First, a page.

Despite the fact that I wasn't one of the critics who thought that everything was awesome with The LEGO Movie, I wasn't particularly surprised or bothered by that film's franchise-making success. The same is not true for this second entry, The LEGO Batman Movie, a busier and more befuddled entry based upon the first film's breakout character, Will Arnett's gravelly-voiced loner of a superhero Batman.
Despite The Lego Movie's considerable success, Warner Brothers is playing it relatively safe in terms of budget and only upping their investment another $20 million from $60 million to $80 million, an amount it should have no problem recouping within its first couple of weekends even without the global markets included.
The truth is that weekends like this one at the box-office are a nightmare for a critic like me with subpar films like 50 Shades Darker, John Wick 2 and this one pretty much all guaranteed to light up a box-office that has been weighed down by Oscar season's weightier, more critically acclaimed yet less market friendly fare. One can only hope that this film, easily the best of the three wide releases opening up this weekend, takes the box-office title this weekend as a 50 Shades Darker win may very well lead me to submit to flogging from one of LEGO Batman's 600 or so superheroes.
To be fair to The LEGO Batman Movie, I'm admittedly suffering from a bit of superhero fatigue. Do we really need cartoon superheroes based upon cartoon superheroes?
I suppose it doesn't help that if I wanted to see a narcissistic billionaire yammer on about being misunderstood all I'd have to do is turn on a White House press conference or open up my Twitter account. You know? There comes a point where it's not exactly entertaining anymore. It's even worse, or maybe better, that Trump-nominated Treasury Secretary Steve Mnuchin is an executive producer of the film.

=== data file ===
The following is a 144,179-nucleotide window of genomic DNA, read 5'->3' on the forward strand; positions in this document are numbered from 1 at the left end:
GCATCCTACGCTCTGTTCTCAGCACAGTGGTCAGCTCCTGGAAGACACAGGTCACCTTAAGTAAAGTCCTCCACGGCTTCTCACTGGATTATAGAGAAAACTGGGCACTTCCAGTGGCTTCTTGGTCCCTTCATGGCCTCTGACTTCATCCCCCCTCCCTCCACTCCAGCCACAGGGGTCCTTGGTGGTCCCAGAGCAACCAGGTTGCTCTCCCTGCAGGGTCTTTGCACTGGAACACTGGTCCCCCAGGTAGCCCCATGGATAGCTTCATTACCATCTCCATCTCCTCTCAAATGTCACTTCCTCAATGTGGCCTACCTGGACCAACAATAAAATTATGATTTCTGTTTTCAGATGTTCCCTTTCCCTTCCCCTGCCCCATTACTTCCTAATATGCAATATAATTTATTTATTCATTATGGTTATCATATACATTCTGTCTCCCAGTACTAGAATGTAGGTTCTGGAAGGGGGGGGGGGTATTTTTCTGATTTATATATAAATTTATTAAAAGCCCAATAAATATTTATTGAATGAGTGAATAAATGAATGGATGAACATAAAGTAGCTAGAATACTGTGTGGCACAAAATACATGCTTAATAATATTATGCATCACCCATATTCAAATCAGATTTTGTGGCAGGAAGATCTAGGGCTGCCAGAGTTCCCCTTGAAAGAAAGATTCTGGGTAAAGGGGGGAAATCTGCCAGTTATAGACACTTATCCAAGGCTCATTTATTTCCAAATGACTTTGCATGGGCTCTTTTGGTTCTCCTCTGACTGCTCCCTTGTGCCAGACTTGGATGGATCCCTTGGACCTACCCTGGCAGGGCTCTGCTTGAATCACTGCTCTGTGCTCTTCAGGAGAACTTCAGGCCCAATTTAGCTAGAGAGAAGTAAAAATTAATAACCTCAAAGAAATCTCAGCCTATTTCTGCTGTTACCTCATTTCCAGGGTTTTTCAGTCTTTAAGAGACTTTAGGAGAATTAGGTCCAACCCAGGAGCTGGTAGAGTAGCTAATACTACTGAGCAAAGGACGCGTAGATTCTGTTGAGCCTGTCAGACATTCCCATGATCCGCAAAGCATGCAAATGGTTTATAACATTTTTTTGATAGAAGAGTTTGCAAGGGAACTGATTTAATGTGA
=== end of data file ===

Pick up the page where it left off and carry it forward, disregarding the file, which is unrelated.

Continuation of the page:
Sigh. Just make it all go away.
Directed by Chris McKay, The LEGO Batman is a more fast-paced and frenzied affair that takes advantage of Batman's lengthy television and cinematic history with a wealth of inside jokes that fly by but will likely be caught by those in the know. The story is paper thin, a demented bromance of sorts between Arnett's caped crusader and Zach Galifianakis's more whiny than evil Joker whose major beef with Batman is that the do-gooder refuses to acknowledge Joker as his greatest arch-enemy. Warner Brothers empties out their villain archive for the film with everyone from Voldemort to the Gremlins to the Flying Monkeys and more making an appearance here.
Maybe you'll find it all funny. I didn't.
In fact, my favorite scenes in The Lego Batman Movie are the quieter scenes when Bruce Wayne is left alone alongside his manservant Alfred (Ralph Fiennes) to contemplate what was and what he refuses to allow to ever be. In case you don't catch on that The LEGO Batman Movie is dealing with Wayne's unresolved commitment issues, you'll be reminded a dozen times or so throughout the film.
This is not to say that The LEGO Batman Movie has no redeeming value. While it grows a tad tiresome, Arnett's vocal work continues to be impressive fun. Ralph Fiennes is tremendous as Alfred, while Rosario Dawson's vocal work as new police commish turned apple of Batman's eye Barbara Gordon gives the film a bit more smolder than we're used to seeing in this kind of film. Kudos must also be given to Michael Cera, whom I think most would have chalked up as a one-note actor but who has absolutely mastered finding roles to fit within his limited range. As a doe-eyed youth accidentally opted by Wayne, Cera believably transforms from Dick Grayson to Robin.
As fast-paced a film as is The LEGO Batman Movie, by about 2/3 of the way through the film I found myself starting to nod off and consciously having to beat myself with one of Christian Grey's whips to keep myself awake. The LEGO Batman Movie may not live up to its predecessor, but the odds are pretty good it'll be awesome enough for kids and families this weekend.
© Written by Richard Propes
The Independent Critic